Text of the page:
Sometimes there’s too much water; sometimes not enough. A major challenge with global heating is that it doesn’t necessarily cause more or less of something in a specific geographic area (hotter, colder; wetter, dryer); it just makes everything less predictable and often more extreme.
Consider some late-summer headlines. Pakistan “faces ‘monsoon on steroids’ as more flood warnings issued.” In Spain, “Historic monuments resurface as severe drought shrinks reservoirs.” Melting Greenland ice is “set to raise sea levels by nearly a foot.” In Jackson, Mississippi, the “water system is failing, city will be with no or little drinking water indefinitely.” Also in the U.S., “As Colorado River dries, the U.S. teeters on the brink of larger water crisis.”
In rainy Vancouver where I live, overall precipitation is expected to increase by a small amount, but more intense rain is expected in shorter periods, especially during fall and winter.
Water scarcity — as well as contamination — is a looming issue. As glaciers recede on a heating planet, less water will make it to rivers, lakes and reservoirs. Many areas get hit with torrential rains after prolonged drought, which causes problems from runoff to crop and tree destruction.
This planet has evolved complex, interconnected cycles that together make human and other life possible — among them, the carbon, hydrologic (i.e., water), nitrogen and oxygen cycles. Burning coal, oil and gas — and disrupting or destroying natural carbon sinks like forests and wetlands — has affected the carbon cycle, heating the climate and changing the ways water flows in, on and around the world.
Impacts are evident everywhere: dams retooled as river and reservoir levels drop, entire countries almost submerged in rising floodwaters, cities without water, crops and livestock wiped out…
Yet, many continue to take water for granted, especially in the U.S. and Canada. And governments everywhere allow multinational corporations to suck up, bottle and sell it back to us as drinking water or sugary beverages. With so much development — urban, agricultural and industrial — people have created conditions for runoff, flooding and water waste. Agriculture, power from hydro, nuclear and fossil fuels, activities like fracking for gas, and producing consumer goods all use enormous amounts of water.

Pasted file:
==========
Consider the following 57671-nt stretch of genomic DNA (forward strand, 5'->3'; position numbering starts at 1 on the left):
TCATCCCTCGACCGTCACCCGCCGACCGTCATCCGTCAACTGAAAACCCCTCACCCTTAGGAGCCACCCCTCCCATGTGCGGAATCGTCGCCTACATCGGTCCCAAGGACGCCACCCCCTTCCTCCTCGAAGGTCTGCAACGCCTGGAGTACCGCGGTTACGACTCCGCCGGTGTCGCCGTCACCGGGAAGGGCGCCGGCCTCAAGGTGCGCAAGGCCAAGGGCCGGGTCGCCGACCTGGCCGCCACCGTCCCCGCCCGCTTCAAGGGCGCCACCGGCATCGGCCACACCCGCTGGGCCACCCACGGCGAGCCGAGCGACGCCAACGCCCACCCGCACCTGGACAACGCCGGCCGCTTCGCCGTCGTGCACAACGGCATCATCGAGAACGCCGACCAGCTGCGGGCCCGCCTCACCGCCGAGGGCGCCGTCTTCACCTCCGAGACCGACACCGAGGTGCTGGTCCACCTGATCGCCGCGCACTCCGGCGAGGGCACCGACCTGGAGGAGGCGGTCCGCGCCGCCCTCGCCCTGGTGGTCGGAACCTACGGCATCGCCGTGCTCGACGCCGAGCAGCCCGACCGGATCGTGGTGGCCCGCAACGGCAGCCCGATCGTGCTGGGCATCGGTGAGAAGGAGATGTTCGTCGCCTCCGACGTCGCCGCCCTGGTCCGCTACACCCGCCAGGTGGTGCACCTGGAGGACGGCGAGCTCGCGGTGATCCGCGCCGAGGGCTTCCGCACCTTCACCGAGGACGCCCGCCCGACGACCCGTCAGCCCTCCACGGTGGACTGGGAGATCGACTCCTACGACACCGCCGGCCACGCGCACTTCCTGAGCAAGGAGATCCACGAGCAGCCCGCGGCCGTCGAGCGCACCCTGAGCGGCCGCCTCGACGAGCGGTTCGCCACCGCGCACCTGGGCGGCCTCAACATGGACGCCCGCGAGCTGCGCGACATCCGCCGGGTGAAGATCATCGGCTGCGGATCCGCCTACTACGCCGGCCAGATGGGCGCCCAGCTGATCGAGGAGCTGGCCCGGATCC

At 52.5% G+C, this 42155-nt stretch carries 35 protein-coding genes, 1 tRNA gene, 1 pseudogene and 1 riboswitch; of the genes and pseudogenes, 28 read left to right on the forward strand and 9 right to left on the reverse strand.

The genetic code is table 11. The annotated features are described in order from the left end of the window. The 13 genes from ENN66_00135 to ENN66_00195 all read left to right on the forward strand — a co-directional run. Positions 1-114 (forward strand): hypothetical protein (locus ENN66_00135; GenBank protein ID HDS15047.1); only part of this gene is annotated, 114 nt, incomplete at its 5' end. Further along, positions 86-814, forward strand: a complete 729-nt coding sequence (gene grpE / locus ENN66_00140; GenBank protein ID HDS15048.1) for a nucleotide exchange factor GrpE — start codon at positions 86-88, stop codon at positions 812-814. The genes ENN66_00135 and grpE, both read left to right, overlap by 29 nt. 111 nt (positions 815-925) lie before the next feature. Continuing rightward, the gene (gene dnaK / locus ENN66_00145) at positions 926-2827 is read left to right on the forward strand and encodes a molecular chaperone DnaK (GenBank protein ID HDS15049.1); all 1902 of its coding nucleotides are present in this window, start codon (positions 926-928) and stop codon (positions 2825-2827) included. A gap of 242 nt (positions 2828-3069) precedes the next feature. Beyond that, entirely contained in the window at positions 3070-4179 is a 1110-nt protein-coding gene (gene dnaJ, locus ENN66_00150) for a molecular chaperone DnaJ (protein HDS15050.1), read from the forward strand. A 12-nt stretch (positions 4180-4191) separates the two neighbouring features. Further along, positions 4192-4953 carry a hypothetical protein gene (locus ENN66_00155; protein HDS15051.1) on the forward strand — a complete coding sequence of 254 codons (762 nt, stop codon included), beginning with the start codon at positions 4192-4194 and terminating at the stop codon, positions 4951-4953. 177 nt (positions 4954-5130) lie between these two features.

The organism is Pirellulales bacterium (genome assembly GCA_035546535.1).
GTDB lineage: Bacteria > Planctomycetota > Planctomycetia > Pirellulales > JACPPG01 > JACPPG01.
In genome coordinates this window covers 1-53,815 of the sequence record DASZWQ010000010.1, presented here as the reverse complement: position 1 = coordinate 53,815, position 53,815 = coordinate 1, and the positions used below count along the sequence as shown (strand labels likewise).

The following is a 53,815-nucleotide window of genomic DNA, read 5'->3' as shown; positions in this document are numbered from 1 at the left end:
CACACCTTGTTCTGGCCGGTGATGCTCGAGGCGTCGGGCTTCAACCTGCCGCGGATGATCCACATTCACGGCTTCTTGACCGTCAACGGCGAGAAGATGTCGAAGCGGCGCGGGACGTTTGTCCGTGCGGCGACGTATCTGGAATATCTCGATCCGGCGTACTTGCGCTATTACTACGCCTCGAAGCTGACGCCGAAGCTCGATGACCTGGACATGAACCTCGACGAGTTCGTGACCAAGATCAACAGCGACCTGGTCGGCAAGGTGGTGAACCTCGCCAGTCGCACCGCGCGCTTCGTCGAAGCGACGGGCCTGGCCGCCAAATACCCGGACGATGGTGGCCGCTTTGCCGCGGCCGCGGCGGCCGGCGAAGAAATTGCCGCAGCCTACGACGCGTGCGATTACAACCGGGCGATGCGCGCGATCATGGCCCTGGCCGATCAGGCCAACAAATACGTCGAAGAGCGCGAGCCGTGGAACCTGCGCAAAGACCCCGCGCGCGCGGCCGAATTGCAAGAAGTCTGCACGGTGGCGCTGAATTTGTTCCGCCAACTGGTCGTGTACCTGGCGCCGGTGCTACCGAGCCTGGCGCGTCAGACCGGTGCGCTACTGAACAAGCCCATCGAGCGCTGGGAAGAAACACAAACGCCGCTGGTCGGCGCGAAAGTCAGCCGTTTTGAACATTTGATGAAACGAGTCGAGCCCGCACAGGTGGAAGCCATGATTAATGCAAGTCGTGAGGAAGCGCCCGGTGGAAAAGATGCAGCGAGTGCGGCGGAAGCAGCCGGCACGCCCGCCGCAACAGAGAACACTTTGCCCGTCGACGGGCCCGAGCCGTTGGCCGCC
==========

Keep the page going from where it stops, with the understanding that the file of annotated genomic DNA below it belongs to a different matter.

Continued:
Again, we have many solutions. We can build bigger seawalls or start the process of “managed retreat” from coastlines. We can implement flood measures using natural features to capture, channel, store and drain water. We can engineer “drought-resistant” crops. We can shift to agricultural methods that hold water and soil together better. We can re-imagine plumbing systems to stop wasting potable water and to recycle valuable nutrients like nitrogen in urine.
We must do all these things. But until we tackle the root cause of all these interconnected, often complex changes, we’ll see them become increasingly more frequent and severe.
We absolutely must ramp up efforts to slow and halt the climate crisis, which is bringing many interrelated tragedies in its wake, from species extinction to refugee crises to various water issues.
Because the crises are connected, so too are the solutions. Shifting to renewable energy will not only lower carbon emissions, it will also reduce water use. A Food & Water Watch study found that by shifting to renewables, the U.S. could save 99 per cent of the water currently used in fossil fuel electricity generation and “virtually eliminate water withdrawals for electricity generation.”
A recent study by global engineering and architecture services firm GHD found that the price of failing to address related climate and water issues could be staggering. “Aquanomics” predicts floods, droughts and storms could cost Canada’s economy $139 billion over the next 30 years, with mounting damage to power, manufacturing and transportation infrastructure.
As the report title suggests, it’s all about water. “Either we have too much water or not enough,” the company’s water lead, Don Holland, told CBC. “But really, when we talk about climate change, we experience it through water.”
We’re each about 60 per cent water. Water is life. We can’t live without it. If we want to avoid worsening conflicts over this increasingly scarce necessity — and problems associated with its distribution, from floods to droughts — we must get off fossil fuels, reform agricultural practices and protect and restore natural areas.
David Suzuki is a scientist, broadcaster, author and co-founder of the David Suzuki Foundation. Written with contributions from David Suzuki Foundation Senior Writer and Editor Ian Hanington.
Learn more at davidsuzuki.org.